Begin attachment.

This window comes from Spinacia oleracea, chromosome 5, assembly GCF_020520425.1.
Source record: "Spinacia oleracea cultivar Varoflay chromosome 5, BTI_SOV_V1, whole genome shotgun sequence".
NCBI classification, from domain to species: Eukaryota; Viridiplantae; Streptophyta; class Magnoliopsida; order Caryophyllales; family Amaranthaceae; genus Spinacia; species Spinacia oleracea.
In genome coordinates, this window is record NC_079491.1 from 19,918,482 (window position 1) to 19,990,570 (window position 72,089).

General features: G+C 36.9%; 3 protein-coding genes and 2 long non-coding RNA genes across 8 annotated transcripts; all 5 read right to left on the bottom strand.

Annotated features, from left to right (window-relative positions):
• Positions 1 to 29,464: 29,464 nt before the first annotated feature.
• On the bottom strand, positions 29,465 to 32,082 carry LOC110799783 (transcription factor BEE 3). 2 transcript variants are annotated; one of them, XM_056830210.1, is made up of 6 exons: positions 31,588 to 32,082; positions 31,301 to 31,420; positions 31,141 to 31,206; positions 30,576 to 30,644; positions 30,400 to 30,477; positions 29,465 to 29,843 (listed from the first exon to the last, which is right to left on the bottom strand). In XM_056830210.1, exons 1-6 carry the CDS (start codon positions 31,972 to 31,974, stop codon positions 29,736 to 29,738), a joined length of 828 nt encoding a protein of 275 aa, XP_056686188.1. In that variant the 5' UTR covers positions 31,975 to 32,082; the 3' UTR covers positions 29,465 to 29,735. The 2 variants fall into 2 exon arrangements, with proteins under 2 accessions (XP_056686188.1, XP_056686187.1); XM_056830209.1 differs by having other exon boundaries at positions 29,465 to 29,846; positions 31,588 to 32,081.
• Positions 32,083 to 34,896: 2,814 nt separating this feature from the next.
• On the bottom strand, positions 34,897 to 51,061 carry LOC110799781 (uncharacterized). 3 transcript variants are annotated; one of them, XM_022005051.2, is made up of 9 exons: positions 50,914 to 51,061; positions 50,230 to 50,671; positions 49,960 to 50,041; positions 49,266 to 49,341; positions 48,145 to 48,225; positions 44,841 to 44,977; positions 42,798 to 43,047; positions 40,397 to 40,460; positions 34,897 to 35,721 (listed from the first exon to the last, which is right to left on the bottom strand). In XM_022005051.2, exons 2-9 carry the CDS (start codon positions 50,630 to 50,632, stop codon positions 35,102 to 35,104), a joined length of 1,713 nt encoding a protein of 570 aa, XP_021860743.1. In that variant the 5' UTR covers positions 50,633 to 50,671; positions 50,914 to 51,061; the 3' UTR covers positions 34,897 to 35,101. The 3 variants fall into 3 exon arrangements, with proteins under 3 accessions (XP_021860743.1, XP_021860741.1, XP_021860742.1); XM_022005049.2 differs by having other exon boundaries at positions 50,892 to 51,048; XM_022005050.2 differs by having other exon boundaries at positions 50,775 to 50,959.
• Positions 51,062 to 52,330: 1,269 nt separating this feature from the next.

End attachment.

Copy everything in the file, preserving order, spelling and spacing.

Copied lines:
This window comes from Spinacia oleracea, chromosome 5, assembly GCF_020520425.1.
Source record: "Spinacia oleracea cultivar Varoflay chromosome 5, BTI_SOV_V1, whole genome shotgun sequence".
NCBI classification, from domain to species: Eukaryota; Viridiplantae; Streptophyta; class Magnoliopsida; order Caryophyllales; family Amaranthaceae; genus Spinacia; species Spinacia oleracea.
In genome coordinates, this window is record NC_079491.1 from 19,918,482 (window position 1) to 19,990,570 (window position 72,089).

General features: G+C 36.9%; 3 protein-coding genes and 2 long non-coding RNA genes across 8 annotated transcripts; all 5 read right to left on the bottom strand.

Annotated features, from left to right (window-relative positions):
• Positions 1 to 29,464: 29,464 nt before the first annotated feature.
• On the bottom strand, positions 29,465 to 32,082 carry LOC110799783 (transcription factor BEE 3). 2 transcript variants are annotated; one of them, XM_056830210.1, is made up of 6 exons: positions 31,588 to 32,082; positions 31,301 to 31,420; positions 31,141 to 31,206; positions 30,576 to 30,644; positions 30,400 to 30,477; positions 29,465 to 29,843 (listed from the first exon to the last, which is right to left on the bottom strand). In XM_056830210.1, exons 1-6 carry the CDS (start codon positions 31,972 to 31,974, stop codon positions 29,736 to 29,738), a joined length of 828 nt encoding a protein of 275 aa, XP_056686188.1. In that variant the 5' UTR covers positions 31,975 to 32,082; the 3' UTR covers positions 29,465 to 29,735. The 2 variants fall into 2 exon arrangements, with proteins under 2 accessions (XP_056686188.1, XP_056686187.1); XM_056830209.1 differs by having other exon boundaries at positions 29,465 to 29,846; positions 31,588 to 32,081.
• Positions 32,083 to 34,896: 2,814 nt separating this feature from the next.
• On the bottom strand, positions 34,897 to 51,061 carry LOC110799781 (uncharacterized). 3 transcript variants are annotated; one of them, XM_022005051.2, is made up of 9 exons: positions 50,914 to 51,061; positions 50,230 to 50,671; positions 49,960 to 50,041; positions 49,266 to 49,341; positions 48,145 to 48,225; positions 44,841 to 44,977; positions 42,798 to 43,047; positions 40,397 to 40,460; positions 34,897 to 35,721 (listed from the first exon to the last, which is right to left on the bottom strand). In XM_022005051.2, exons 2-9 carry the CDS (start codon positions 50,630 to 50,632, stop codon positions 35,102 to 35,104), a joined length of 1,713 nt encoding a protein of 570 aa, XP_021860743.1. In that variant the 5' UTR covers positions 50,633 to 50,671; positions 50,914 to 51,061; the 3' UTR covers positions 34,897 to 35,101. The 3 variants fall into 3 exon arrangements, with proteins under 3 accessions (XP_021860743.1, XP_021860741.1, XP_021860742.1); XM_022005049.2 differs by having other exon boundaries at positions 50,892 to 51,048; XM_022005050.2 differs by having other exon boundaries at positions 50,775 to 50,959.
• Positions 51,062 to 52,330: 1,269 nt separating this feature from the next.